Back to 'quiet will be met with quiet'?Hamas that has rejected the Egyptian cease fire plan. Israel has now rejected it too.
Diplomatic sources in Jerusalem told Maariv Hashavua late Saturday that the decision to turn down the Egyptian offer was made after consultations between Prime Minister Binyamin Netanyahu and Defense Minister Moshe Ya'alon.The problem is that all the proposals and rejections are just giving Hamas time to regroup. We had them on the ropes and we gave it up because Obama-Kerry insisted on a cease fire. If we have to fight them again, they will be at least somewhat recovered.
"The Israeli delegation in Cairo is comprised entirely of former security chiefs," a diplomatic source told Maariv Hashavua. "The instructions that they received from the prime minister upon their departure to Cairo were to adamantly insist on meeting Israel's security needs. Thus far, Israel has not agreed to any proposal. Understandings will be reached only if they clearly address the security interests of the State of Israel."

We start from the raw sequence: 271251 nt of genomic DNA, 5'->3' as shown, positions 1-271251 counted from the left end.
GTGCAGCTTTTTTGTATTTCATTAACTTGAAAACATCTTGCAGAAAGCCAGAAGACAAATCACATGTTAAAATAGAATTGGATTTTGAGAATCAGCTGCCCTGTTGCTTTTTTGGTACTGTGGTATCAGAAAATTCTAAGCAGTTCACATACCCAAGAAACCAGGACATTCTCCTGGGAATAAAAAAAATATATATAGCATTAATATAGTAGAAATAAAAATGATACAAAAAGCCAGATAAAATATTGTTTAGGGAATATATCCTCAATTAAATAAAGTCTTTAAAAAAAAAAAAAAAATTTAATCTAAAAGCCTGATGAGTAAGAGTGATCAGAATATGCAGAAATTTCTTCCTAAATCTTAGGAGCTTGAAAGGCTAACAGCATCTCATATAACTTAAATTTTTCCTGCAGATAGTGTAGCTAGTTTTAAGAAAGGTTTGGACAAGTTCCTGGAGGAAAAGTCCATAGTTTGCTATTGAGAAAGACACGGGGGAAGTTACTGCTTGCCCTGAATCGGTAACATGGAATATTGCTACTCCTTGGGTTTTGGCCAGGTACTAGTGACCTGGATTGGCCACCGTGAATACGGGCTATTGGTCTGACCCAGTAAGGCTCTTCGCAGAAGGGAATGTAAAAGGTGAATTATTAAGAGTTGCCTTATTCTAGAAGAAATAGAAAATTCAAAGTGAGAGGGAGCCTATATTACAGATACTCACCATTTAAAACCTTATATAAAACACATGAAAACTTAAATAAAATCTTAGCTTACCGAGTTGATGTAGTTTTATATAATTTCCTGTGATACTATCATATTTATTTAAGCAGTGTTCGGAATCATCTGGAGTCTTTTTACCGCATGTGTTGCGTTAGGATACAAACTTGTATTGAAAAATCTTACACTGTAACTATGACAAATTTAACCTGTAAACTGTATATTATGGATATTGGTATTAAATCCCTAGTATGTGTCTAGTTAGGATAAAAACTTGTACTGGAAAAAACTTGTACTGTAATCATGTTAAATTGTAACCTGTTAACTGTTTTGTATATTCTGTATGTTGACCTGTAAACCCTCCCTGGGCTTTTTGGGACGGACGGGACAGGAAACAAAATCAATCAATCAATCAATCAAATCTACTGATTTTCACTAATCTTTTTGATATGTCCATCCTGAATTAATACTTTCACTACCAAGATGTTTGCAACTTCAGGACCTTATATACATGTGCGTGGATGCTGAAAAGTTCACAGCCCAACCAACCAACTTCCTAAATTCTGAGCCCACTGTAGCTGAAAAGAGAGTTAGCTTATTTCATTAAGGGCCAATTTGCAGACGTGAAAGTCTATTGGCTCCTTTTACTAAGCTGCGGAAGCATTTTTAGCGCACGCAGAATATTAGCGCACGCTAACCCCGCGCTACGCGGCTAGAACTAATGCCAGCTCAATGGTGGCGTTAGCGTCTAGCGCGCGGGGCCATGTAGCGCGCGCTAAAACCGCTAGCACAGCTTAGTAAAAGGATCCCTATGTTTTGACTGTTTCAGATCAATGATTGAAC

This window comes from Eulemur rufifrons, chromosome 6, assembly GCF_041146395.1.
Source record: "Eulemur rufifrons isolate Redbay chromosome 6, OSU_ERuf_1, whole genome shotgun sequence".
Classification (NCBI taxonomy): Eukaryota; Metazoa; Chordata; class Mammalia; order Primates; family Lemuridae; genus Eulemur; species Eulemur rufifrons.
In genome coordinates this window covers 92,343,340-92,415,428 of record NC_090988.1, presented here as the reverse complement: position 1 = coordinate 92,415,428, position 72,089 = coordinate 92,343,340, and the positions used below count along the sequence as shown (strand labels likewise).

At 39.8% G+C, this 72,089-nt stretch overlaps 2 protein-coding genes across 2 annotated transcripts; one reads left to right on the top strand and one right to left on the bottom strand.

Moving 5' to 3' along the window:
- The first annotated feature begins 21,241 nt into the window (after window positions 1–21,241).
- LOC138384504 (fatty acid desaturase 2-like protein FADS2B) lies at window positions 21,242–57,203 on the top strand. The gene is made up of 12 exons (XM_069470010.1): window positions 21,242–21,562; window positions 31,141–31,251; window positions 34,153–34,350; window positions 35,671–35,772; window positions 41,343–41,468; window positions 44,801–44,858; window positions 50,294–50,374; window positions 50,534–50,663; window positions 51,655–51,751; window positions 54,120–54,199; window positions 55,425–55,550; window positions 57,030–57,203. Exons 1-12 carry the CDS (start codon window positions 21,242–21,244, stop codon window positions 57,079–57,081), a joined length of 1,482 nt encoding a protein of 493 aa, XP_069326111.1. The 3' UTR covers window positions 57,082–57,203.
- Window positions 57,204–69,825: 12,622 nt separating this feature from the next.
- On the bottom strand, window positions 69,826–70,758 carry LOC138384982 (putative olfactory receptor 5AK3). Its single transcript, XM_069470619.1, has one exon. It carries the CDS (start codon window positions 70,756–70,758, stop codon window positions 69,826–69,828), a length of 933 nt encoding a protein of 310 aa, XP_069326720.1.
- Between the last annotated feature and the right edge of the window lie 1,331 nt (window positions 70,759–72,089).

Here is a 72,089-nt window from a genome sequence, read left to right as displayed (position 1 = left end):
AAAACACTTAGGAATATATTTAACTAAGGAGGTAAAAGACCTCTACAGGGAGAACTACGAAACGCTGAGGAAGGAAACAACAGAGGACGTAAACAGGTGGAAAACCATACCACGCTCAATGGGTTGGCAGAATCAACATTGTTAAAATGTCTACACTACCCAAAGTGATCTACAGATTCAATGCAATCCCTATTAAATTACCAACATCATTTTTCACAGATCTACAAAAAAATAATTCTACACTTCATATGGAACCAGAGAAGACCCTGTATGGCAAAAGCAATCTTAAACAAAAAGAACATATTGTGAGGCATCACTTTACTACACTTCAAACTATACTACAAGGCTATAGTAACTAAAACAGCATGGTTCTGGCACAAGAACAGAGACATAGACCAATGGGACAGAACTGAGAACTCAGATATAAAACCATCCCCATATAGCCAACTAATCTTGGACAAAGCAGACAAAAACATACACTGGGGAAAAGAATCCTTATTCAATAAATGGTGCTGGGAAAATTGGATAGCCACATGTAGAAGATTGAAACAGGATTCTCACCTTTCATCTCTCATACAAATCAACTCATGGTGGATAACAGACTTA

Officials in Jerusalem were pleased by the European Union foreign ministers who stated on Friday that all terrorist organizations in the Gaza Strip needed to decommission their weapons, "a principle that even the Obama administration supports," said one source.
The current five-day cease-fire with Hamas ends Monday at midnight. Sources close to the prime minister said that Netanyahu sees the next 48 hours as the last chance to reach a long-term cease-fire arrangement with Hamas.
Israeli officials have told their Egyptian counterparts that if there is no significant progress in the next two days, then the Netanyahu government will revert back to a policy of "quiet will be met with quiet," though this time the response to any Palestinian rocket fire "will be fierce."
Senior Israeli officials said over the weekend that they did not rule out the possibility that the Palestinian factions in Gaza would abandon the Egyptian-mediated negotiations and undertake unilateral steps of their own in response to Israeli unilateral measures.
What could go wrong?